A philosophical view on hyperconnectivity

Last week I had the pleasure to hear Nicole Dewandre talk about Hyperconnectivity at the Rotary club of Waterloo.  Nicole works as advisor for societal issues for the Director General of the DG CONNECT at the European Commission.


Her presentation was about the impact hyperconnectivity has on our human condition from a philosophical point of view. I was very interested in hearing her view on the impacts of the new information technologies.

She first described the characteristics of our human psychology, I picked some nuggets like ‘On passe sa vie derrière son visage’, meaning that we have only our inside view point, we don’t know  how we look like from outside, to the others. This is why we need the other’s reflection to complete our identity.  Before the hyper-connectivity era, we could choose the limit of exposure of our inner-world, we could say or not where we had been, what we did, what we thought depending on the context :  is the person we are talking to a friend or a working colleague?

With all the electronic traces and information we leave behind, the online and offline distinction is blurring, that’s why they came up with the term ‘OnLife’ :-).  And with the existing Big Data techniques we are revealing so much more about ourselves, that the needs of opacity each person has  is being challenged.

The Onlife manifesto proposes to create a new digital literacy:  as language is not only being able to put words on a sentence,  but consists also of  a code of conduct: what can be said, in which context? (for example ‘secretos en reunión es mala educación’ which means it’s bad manners to whisper in public) , we have to create awareness in all digital users of a code of conduct, a ‘Netiquette’ of the digital world.  What can be posted and to which public? Posting pictures of a trash party on Facebook:  is it OK to publish it open to all public without the consent of each person in the picture?  Is it OK for your phone company supplier to publish or sell your whereabouts?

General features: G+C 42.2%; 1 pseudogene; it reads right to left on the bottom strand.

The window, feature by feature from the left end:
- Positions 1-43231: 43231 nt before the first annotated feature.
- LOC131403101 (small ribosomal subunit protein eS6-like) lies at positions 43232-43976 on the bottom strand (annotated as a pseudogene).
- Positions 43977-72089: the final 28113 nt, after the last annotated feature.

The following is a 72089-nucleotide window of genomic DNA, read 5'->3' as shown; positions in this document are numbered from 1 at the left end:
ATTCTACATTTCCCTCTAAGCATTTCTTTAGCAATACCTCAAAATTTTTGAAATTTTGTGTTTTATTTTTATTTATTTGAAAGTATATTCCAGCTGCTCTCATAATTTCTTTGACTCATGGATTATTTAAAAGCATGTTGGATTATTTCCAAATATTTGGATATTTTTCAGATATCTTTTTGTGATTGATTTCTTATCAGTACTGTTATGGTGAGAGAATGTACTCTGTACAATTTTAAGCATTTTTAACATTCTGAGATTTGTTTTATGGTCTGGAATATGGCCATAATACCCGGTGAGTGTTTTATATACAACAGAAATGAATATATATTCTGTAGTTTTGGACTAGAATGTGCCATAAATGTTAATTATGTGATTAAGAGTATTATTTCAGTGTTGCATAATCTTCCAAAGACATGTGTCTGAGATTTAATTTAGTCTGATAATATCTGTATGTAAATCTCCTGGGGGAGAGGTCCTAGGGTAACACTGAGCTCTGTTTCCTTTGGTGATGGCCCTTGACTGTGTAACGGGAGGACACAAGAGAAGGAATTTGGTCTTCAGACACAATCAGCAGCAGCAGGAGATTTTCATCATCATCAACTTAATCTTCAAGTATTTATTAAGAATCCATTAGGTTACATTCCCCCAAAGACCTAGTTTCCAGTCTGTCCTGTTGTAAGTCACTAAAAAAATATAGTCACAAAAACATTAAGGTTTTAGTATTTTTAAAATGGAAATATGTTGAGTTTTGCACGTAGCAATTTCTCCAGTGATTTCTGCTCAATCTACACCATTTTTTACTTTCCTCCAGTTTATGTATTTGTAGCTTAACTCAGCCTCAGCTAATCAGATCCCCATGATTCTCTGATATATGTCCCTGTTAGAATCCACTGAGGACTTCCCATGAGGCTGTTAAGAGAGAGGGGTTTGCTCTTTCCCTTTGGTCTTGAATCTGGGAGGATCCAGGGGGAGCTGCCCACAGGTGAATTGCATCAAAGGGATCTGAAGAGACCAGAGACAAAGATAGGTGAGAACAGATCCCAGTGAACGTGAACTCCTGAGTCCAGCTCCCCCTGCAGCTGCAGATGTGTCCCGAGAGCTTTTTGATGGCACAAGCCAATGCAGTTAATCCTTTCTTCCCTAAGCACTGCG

The manifesto points also out the problem of attention:  everybody wants to capture our attention, but as we can only focus on one thing at a time, our attention is a limited asset as time.

We believe that societies must protect, cherish and nurture humans’ attentional capabilities. This does not mean giving up searching for improvements: that shall always be useful. Rather, we assert that attentional capabilities are a finite, precious and rare asset. In the digital economy, attention is approached as a commodity to be exchanged on the market place, or to be channelled in work processes. But this instrumental approach to attention neglects the social and political dimensions of it, i.e., the fact that the ability and the right to focus our own attention is a critical and necessary condition for autonomy, responsibility, reflexivity, plurality, engaged presence, and a sense of meaning.

This ‘Onlife Manifesto’ seems an interesting initiative.  I’ll look more into it.

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